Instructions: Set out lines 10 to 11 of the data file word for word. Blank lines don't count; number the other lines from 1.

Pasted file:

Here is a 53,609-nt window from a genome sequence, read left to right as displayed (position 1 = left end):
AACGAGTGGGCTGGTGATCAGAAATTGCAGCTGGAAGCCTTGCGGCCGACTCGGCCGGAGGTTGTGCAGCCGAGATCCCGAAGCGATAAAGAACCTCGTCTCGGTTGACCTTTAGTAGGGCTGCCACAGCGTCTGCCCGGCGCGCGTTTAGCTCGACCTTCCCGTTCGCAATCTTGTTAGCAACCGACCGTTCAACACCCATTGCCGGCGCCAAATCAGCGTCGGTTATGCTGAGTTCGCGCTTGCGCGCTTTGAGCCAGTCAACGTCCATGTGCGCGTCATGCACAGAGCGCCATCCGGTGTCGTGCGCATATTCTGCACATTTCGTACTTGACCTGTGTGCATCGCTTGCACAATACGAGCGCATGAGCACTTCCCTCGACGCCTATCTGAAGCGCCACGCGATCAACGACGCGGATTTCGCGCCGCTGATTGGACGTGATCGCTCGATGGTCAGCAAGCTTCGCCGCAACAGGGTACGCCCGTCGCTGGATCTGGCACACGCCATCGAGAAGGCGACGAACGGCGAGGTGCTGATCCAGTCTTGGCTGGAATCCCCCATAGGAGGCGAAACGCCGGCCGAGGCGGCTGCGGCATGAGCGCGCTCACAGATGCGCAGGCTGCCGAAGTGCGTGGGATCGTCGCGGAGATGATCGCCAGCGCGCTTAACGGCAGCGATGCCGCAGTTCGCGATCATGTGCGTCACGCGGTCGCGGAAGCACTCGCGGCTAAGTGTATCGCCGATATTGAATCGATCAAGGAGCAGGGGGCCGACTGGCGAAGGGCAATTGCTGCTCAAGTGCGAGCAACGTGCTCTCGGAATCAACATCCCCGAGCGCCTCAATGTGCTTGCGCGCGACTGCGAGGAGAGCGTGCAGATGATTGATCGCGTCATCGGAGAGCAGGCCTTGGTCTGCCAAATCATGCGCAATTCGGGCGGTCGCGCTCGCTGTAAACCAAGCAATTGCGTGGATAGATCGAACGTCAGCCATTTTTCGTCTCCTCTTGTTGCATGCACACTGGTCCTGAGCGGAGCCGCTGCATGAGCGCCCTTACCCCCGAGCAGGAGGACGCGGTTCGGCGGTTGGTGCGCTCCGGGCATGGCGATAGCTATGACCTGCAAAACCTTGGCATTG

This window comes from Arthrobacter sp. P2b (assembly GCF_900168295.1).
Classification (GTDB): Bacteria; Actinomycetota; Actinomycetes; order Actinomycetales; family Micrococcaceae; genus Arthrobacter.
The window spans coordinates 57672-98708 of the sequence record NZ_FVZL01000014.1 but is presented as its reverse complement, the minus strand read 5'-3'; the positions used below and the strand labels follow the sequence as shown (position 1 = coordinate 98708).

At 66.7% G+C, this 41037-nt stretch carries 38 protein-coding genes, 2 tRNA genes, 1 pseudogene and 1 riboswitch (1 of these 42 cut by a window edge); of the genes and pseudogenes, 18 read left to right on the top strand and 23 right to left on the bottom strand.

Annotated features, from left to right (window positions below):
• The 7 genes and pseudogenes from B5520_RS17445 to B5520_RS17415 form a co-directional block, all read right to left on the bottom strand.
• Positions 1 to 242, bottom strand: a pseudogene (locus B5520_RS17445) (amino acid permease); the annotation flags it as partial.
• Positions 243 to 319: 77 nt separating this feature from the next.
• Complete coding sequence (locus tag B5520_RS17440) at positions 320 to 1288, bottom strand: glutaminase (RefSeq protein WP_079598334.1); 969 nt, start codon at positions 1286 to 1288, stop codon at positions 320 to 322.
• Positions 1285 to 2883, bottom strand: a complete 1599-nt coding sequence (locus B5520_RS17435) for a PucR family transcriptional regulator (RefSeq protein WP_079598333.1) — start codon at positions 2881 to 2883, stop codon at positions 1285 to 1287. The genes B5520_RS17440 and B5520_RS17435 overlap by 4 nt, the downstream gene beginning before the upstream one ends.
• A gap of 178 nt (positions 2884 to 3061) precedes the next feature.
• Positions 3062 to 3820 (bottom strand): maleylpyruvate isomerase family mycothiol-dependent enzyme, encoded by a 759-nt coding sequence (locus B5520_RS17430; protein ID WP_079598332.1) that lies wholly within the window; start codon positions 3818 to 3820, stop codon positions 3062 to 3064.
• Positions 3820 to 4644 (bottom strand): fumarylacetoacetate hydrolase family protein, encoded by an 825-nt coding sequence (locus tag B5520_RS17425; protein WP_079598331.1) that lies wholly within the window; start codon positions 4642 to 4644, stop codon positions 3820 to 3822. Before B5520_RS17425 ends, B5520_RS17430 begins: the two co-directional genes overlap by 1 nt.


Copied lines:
• Positions 243 to 319: 77 nt separating this feature from the next.
• Complete coding sequence (locus tag B5520_RS17440) at positions 320 to 1288, bottom strand: glutaminase (RefSeq protein WP_079598334.1); 969 nt, start codon at positions 1286 to 1288, stop codon at positions 320 to 322.